¶ 15. After considering the evidence, the administrative law judge determined that Mr. Free had not suffered any permanent disability. Aggrieved, Mr. Free appealed to the Workers' Compensation Commission and the Chickasaw County Circuit Court. The Commission and circuit court affirmed. Mr. Free has now appealed to this Court.
STANDARD OF REVIEW
¶ 16. The Workers' Compensation Commission is the trier of fact and any question of fact decided by it is conclusive on appeal if it is supported by substantial evidence. Parker v. United Gas Corp., 240 Miss. 351, 357, 127 So.2d 438, 440 (1961).
¶ 17. The administrative law judge determined that Mr. Free was not entitled to permanent disability benefits. Mr. Free contends that the Commission failed by considering only the testimony of Dr. McDonald, and therefore substantial evidence does not support its determination.
¶ 18. “Disability means incapacity because of injury to earn the wages which the employee was receiving at the time of injury in the same or other employment, which incapacity and the extent thereof must be supported by medical findings.” Miss.Code Ann. § 71-3-3 (Rev.1995).
¶ 19. “The burden of proof rests upon the claimant to establish by competent evidence all the elements of his claim together with the extent and degree of his claimed disability.” C.L. Harris v. Chicago Mill & Lumber Co., 441 So.2d 557, 558 (Miss.1983).
¶ 20. The relevant question before this Court is not whether there was sufficient evidence to support Mr. Free's claim, but whether substantial evidence existed to support the decision of the Commission. In the resolution of that question, this Court cannot substitute its determination of fact for that of the Commission. The Commission is the trier of fact. This Court exceeds its jurisdiction when it invades the province of the Commission and decides which witnesses the Commission should or should not believe. Hamilton Mfg. Co. v. Kern, 242 So.2d 441, 444 (Miss.1970).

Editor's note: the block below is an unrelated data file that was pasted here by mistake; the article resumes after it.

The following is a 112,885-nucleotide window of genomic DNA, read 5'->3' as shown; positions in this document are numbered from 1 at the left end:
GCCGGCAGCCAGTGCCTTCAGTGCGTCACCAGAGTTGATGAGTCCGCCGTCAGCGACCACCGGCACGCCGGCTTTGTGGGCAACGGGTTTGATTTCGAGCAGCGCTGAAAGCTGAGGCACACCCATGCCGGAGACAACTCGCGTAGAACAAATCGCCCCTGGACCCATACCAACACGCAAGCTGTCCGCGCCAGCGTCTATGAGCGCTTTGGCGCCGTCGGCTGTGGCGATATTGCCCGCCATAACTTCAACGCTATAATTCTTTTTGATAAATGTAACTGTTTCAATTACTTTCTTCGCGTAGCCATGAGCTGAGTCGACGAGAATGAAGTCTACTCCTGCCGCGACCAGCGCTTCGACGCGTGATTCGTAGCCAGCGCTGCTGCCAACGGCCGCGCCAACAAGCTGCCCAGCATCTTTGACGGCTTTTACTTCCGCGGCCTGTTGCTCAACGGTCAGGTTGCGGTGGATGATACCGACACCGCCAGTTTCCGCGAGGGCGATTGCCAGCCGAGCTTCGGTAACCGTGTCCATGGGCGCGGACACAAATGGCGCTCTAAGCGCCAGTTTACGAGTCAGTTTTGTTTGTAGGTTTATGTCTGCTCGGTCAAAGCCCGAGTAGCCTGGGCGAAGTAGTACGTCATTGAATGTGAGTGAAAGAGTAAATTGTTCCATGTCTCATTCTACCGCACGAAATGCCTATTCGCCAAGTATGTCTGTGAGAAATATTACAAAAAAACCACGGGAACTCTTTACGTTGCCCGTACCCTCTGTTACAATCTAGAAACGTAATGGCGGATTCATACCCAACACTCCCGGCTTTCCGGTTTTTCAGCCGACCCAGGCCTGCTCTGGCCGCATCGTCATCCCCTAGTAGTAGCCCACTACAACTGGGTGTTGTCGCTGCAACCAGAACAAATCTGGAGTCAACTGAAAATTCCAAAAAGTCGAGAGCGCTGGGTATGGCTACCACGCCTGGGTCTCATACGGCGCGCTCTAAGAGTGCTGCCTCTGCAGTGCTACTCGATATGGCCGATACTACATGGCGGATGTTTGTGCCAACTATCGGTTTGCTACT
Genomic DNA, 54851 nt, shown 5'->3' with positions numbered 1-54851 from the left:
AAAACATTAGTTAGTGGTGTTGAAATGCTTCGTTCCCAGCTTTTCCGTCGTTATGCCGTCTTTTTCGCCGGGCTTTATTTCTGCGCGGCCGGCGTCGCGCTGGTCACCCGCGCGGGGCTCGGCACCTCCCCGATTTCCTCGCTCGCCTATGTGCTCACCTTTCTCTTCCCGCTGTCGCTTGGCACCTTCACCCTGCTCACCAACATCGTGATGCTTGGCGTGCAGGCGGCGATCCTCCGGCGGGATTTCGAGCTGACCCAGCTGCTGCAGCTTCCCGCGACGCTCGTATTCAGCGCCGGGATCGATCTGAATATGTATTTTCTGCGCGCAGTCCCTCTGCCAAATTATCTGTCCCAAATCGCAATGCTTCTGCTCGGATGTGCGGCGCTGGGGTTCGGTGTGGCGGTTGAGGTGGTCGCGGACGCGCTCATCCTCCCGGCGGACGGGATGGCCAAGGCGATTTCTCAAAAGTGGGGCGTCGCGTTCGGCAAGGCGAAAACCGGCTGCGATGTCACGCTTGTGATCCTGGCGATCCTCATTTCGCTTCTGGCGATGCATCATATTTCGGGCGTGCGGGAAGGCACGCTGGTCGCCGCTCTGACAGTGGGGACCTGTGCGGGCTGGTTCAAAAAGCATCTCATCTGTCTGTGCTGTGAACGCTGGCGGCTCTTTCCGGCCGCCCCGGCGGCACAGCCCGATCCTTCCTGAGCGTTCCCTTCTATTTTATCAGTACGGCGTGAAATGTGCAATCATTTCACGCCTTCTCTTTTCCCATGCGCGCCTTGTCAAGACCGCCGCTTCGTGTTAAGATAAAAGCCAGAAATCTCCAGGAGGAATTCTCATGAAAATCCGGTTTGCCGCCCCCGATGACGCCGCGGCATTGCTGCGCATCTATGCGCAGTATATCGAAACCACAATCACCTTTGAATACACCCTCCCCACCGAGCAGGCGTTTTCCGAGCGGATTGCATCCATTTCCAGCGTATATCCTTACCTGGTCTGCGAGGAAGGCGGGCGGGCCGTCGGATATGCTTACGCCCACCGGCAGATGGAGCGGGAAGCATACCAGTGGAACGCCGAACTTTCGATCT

¶ 21. A review of the record reveals that Mr. Free's general practitioner rendered a favorable opinion regarding permanent disability. However, it was the opinion of two neurosurgeons and an occupational therapist that although Mr. Free had symptoms of pain, he was not rendered incapable of performing some type of employment.
¶ 22. Mr. Free had been offered employment at his previous job and failed to pursue it. He thereafter failed to make any reasonable job search. Considering this evidence as well as the medical testimony, this Court finds that substantial evidence existed from which the Commission could find that permanent disability benefits were not justified.
¶ 23. THE JUDGMENT OF THE CIRCUIT COURT OF CHICKASAW COUNTY IS AFFIRMED WITH COSTS OF THIS APPEAL ASSESSED TO THE APPELLANT.
1. At the hearing before the administrative law judge, the parties stipulated that Mr. Free suffered a compensable injury.
KING, P.J., for the Court:
McMILLIN, C.J., SOUTHWICK, P.J., BRIDGES, COLEMAN, DIAZ, IRVING, LEE, PAYNE, AND THOMAS, JJ., CONCUR.
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Docket No: No. 98-CC-00765-COA.
Decided: May 04, 1999
Court: Court of Appeals of Mississippi.